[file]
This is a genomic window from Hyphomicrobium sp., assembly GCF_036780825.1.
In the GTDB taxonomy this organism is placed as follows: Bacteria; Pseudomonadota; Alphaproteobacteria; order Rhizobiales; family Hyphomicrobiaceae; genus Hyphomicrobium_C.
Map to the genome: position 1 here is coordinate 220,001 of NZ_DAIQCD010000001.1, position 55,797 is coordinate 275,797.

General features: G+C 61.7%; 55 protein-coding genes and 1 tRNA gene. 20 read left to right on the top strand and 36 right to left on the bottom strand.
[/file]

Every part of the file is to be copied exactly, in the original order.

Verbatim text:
This is a genomic window from Hyphomicrobium sp., assembly GCF_036780825.1.
In the GTDB taxonomy this organism is placed as follows: Bacteria; Pseudomonadota; Alphaproteobacteria; order Rhizobiales; family Hyphomicrobiaceae; genus Hyphomicrobium_C.
Map to the genome: position 1 here is coordinate 220,001 of NZ_DAIQCD010000001.1, position 55,797 is coordinate 275,797.

General features: G+C 61.7%; 55 protein-coding genes and 1 tRNA gene. 20 read left to right on the top strand and 36 right to left on the bottom strand.